Indeed, perhaps there is no greater testament to The Simpsons than its impact on culture. While the word "D'oh!" existed before The Simpsons, it was that show which made it so popular that the Oxford New English Dictionary had to give it an entry. Naturally, the show had a huge impact on television. Since the Sixties animated series had been rare in primetime. This was understandable given the failure of so many primetime animated series in the Sixties. But The Simpsons showed that animated shows could be successful in primetime, thus paving the way for Futurama, King of the Hill, and a number of other primetime animated shows. The Simpsons even had an impact on live action shows. Ricky Gervais has admitted that The Simpsons was an influence on the original, British show The Office.

It is difficult to tell how much longer The Simpsons will last. The show has dropped from its peak in the Nineties, but it still attracts more people aged 18 to 49 than any other in its time slot, the age bracket Madison Avenue desires the most. It is quite possible it could become the longest running show of all time. Regardless, it has already made more marks in television history than most TV shows.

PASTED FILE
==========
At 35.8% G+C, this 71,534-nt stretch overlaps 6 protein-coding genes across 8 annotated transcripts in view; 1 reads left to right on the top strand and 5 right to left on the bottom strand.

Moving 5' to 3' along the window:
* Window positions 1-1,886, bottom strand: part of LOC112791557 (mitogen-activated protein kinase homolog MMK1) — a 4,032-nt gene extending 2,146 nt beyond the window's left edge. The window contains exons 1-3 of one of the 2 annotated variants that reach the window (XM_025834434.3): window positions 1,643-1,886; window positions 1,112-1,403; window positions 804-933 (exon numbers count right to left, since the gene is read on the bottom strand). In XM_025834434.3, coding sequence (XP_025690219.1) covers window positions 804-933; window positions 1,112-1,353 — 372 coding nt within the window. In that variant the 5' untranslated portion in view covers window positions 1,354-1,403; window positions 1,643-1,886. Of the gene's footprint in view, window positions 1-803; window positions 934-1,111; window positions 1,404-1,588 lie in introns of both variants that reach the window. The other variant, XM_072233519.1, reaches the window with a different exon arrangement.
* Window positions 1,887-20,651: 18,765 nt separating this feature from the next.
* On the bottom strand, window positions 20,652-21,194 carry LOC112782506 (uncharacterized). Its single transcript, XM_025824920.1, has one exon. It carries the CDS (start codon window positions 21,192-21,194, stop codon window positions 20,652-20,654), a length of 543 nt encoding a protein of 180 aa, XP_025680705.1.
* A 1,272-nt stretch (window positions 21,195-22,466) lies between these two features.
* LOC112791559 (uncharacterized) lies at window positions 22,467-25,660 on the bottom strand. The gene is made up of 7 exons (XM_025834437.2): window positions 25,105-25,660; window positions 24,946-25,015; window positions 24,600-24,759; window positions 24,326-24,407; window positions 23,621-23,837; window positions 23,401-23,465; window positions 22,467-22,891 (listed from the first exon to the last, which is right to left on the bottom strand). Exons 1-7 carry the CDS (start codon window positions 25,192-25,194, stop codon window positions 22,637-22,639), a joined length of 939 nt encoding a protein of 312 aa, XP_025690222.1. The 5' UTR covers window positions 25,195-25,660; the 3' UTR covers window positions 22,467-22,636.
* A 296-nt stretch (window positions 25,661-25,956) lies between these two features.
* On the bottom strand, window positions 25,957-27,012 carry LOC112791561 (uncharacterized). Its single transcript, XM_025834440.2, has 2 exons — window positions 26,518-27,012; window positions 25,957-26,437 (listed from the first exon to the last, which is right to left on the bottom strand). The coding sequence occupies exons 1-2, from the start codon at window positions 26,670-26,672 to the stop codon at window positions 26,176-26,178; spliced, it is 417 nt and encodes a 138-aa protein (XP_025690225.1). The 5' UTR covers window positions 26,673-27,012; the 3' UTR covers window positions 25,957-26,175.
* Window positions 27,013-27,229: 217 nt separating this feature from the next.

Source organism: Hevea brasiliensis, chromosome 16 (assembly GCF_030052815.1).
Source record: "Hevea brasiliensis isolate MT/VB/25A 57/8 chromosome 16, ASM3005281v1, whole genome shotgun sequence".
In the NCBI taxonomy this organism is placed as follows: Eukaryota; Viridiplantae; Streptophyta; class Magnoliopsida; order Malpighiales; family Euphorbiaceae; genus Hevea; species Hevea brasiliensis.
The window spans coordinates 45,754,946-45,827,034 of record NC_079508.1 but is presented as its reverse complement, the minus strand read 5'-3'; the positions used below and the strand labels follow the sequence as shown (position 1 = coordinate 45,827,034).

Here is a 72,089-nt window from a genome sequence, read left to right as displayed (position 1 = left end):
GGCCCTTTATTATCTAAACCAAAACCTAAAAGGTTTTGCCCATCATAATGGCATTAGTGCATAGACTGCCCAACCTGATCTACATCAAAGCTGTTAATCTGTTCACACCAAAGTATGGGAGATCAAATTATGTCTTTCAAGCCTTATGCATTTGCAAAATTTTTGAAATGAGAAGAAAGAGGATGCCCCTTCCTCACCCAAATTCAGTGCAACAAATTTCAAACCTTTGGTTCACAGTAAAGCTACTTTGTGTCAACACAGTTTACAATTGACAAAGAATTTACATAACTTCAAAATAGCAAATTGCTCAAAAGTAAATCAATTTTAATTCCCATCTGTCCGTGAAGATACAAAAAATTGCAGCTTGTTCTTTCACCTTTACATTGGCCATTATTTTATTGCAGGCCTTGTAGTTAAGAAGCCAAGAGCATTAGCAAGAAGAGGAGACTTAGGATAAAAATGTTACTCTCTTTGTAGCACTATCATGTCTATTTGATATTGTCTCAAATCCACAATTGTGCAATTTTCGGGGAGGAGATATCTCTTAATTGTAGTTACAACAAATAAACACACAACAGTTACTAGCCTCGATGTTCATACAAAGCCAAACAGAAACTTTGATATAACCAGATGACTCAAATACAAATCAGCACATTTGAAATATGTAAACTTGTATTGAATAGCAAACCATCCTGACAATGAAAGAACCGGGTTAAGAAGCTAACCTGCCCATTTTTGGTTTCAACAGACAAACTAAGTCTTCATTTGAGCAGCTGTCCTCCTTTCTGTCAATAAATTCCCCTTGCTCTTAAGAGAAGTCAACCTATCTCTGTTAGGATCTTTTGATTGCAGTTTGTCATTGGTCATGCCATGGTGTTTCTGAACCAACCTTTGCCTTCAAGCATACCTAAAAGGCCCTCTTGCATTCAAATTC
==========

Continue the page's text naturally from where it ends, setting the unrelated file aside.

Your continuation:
d. chedwick bryant said...

Great Post! I'm glad that D'oh is now a "real" word --people have been using it for soooo long now!

Sheila West said...

I have never hated The Simpsons, just never bothered with it much. I do like every episode I have ever seen though (which hasn;t been many--maybe a dozen at most). Of the few I have seen, they are alwasy fun and witty. Always have a biting social commentary to make.